Remembering 1968: When "Hair" took root in pop culture

The original Broadway cast of "Hair." The anti-war rock musical smashed conventions, shocked audiences, and paved the way for a new style of musical theater.

Martha Swope/New York Public Library, Billy Rose Theatre Division

From time to time over the course of 2018, we're looking back at that year of years, 1968.  This morning, Susan Spencer takes note of how 1968 changed popular culture, beginning with the Broadway theater: 

Fifty years ago, "Hair" took root – and Broadway had never seen anything like it. "I think the audiences were shocked," said Diane Paulus. "They were using profanity in the score. And of course, they got naked!"

Paulus says the show "absolutely changed Broadway. The idea that you could have rock music in a Broadway show!"  

A Tony Award-winning Broadway director, Paulus fell in love with the rock musical (music by Galt MacDermot, lyrics and book by Gerome Ragni and James Rado) when she was just eight years old, admittedly young for its themes of protest, drugs and sex.

To watch the original Broadway cast of "Hair" perform on the 1969 Tony Awards broadcast, click on the video player below:

HAIR 1969 Tony Awards by MrPoochsmooch on YouTube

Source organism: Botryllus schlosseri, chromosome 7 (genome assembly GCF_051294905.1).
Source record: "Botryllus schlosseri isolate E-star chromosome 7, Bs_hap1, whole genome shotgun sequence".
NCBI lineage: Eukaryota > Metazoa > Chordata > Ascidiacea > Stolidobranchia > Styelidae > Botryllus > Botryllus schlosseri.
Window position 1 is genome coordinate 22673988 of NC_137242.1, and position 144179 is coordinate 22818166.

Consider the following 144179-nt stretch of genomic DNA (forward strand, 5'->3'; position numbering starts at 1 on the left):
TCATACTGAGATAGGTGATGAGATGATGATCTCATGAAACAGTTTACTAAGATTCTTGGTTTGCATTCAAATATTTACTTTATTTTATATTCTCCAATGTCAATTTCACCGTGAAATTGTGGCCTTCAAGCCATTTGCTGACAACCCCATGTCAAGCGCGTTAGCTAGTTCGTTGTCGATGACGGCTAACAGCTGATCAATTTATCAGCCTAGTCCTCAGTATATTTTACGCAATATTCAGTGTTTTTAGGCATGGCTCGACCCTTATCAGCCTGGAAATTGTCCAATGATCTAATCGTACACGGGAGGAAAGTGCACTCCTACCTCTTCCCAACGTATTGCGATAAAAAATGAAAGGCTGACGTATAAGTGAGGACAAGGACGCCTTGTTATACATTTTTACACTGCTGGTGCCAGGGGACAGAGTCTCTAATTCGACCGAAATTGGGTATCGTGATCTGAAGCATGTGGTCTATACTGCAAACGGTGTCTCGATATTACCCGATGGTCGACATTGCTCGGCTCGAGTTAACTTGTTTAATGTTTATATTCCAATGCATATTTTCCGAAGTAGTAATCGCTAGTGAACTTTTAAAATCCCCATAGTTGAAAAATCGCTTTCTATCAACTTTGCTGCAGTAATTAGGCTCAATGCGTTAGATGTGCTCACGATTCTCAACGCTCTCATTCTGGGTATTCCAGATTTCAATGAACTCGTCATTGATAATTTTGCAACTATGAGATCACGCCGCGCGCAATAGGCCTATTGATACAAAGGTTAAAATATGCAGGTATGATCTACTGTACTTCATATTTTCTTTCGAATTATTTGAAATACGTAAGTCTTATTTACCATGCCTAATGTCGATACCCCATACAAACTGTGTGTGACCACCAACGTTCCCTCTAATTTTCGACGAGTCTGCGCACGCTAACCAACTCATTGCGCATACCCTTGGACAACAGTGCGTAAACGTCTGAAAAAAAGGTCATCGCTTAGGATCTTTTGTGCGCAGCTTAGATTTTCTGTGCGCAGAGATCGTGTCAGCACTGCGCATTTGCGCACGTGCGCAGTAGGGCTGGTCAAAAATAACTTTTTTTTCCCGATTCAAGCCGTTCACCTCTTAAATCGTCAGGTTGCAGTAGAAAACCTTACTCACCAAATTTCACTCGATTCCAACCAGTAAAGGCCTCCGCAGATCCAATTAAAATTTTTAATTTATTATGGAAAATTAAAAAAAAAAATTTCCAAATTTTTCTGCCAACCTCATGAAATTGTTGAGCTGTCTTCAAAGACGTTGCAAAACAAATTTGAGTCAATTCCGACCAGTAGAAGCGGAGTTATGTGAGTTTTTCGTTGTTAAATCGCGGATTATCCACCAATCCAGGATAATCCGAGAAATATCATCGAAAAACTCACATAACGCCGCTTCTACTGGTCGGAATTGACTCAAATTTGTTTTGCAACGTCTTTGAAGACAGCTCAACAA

"My earliest memory was the album, singing 'Sodomy,' not understanding anything!" she laughed. "I mean, I knew that song by heart! And then the first time I got to know the show was seeing the film that Milos Forman made in the '70s."

"The lyrics to some of these songs are hilarious," Spencer said:

I want it long, straight, curly, fuzzy,
Snaggy, shaggy, ratty, matty,
Oily, greasy, fleecy,
Shining, gleaming, streaming,
Flaxen, waxen,
Knotted, polka-dotted,
Twisted, beaded, braided,
Powdered, flowered, and confettied,
Bangled, tangled, spangled, and spaghettied!

"What does that mean?" she asked.

"All different kinds of experiences of hair!" replied Paulus.

Those wacky lyrics – and the story itself – reflect the times: Young people facing the draft, deciding whether to protest or serve in Vietnam.

Paulus said, "What was so radical about 'Hair' is, it was reflecting exactly what was happening in real time in the street, to the point that cast members in the show would get draft notices delivered to the stage door."

Paulus has her treasured album cover framed. So no surprise, she says it was a "dream come true" when she directed the 2009 Broadway revival of "Hair."

"I wanted people who understood what it meant to be alive in '68 as a young person," she said. "And of course, I should say we were always looking for actors with extraordinary hair!"

To watch the cast of the 2009 Broadway revival of "Hair" perform "Aquarius" and "Let the Sun Shine In" on "Late Show with David Letterman," click on the video player below.

Hair Letterman by Eustaquio Taype on YouTube

    
Fifty years later, the sun is still shining.

     
For more info:

      
Story produced by Amiel Weisfogel.

       

More from the series "Remembering 1968":